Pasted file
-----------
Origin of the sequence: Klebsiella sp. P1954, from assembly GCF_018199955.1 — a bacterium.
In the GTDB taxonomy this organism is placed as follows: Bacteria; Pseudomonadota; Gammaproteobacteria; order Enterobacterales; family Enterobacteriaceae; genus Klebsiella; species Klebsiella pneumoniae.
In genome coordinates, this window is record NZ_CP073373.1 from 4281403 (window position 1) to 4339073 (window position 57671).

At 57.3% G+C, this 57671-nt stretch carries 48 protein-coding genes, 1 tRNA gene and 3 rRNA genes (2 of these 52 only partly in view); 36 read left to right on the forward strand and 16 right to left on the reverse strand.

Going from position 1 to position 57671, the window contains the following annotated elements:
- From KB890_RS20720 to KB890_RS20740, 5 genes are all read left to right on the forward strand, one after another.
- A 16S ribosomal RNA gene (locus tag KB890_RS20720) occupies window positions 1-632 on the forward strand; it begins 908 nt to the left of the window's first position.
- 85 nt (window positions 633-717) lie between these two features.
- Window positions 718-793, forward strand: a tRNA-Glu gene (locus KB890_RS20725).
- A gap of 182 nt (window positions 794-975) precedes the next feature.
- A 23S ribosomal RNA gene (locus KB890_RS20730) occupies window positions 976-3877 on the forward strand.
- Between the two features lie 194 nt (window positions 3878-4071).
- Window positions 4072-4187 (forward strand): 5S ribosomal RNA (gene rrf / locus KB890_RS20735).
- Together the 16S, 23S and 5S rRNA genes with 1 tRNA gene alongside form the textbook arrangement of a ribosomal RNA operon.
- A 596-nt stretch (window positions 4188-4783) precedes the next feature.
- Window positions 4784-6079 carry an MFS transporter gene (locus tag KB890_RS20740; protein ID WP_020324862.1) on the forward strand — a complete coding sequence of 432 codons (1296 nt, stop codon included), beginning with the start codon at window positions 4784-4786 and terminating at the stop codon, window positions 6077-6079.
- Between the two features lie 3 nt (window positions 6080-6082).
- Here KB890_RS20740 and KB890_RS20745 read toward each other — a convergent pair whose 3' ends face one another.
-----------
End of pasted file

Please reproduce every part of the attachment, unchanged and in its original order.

Origin of the sequence: Klebsiella sp. P1954, from assembly GCF_018199955.1 — a bacterium.
In the GTDB taxonomy this organism is placed as follows: Bacteria; Pseudomonadota; Gammaproteobacteria; order Enterobacterales; family Enterobacteriaceae; genus Klebsiella; species Klebsiella pneumoniae.
In genome coordinates, this window is record NZ_CP073373.1 from 4281403 (window position 1) to 4339073 (window position 57671).

At 57.3% G+C, this 57671-nt stretch carries 48 protein-coding genes, 1 tRNA gene and 3 rRNA genes (2 of these 52 only partly in view); 36 read left to right on the forward strand and 16 right to left on the reverse strand.

Going from position 1 to position 57671, the window contains the following annotated elements:
- From KB890_RS20720 to KB890_RS20740, 5 genes are all read left to right on the forward strand, one after another.
- A 16S ribosomal RNA gene (locus tag KB890_RS20720) occupies window positions 1-632 on the forward strand; it begins 908 nt to the left of the window's first position.
- 85 nt (window positions 633-717) lie between these two features.
- Window positions 718-793, forward strand: a tRNA-Glu gene (locus KB890_RS20725).
- A gap of 182 nt (window positions 794-975) precedes the next feature.
- A 23S ribosomal RNA gene (locus KB890_RS20730) occupies window positions 976-3877 on the forward strand.
- Between the two features lie 194 nt (window positions 3878-4071).
- Window positions 4072-4187 (forward strand): 5S ribosomal RNA (gene rrf / locus KB890_RS20735).
- Together the 16S, 23S and 5S rRNA genes with 1 tRNA gene alongside form the textbook arrangement of a ribosomal RNA operon.
- A 596-nt stretch (window positions 4188-4783) precedes the next feature.
- Window positions 4784-6079 carry an MFS transporter gene (locus tag KB890_RS20740; protein ID WP_020324862.1) on the forward strand — a complete coding sequence of 432 codons (1296 nt, stop codon included), beginning with the start codon at window positions 4784-4786 and terminating at the stop codon, window positions 6077-6079.
- Between the two features lie 3 nt (window positions 6080-6082).
- Here KB890_RS20740 and KB890_RS20745 read toward each other — a convergent pair whose 3' ends face one another.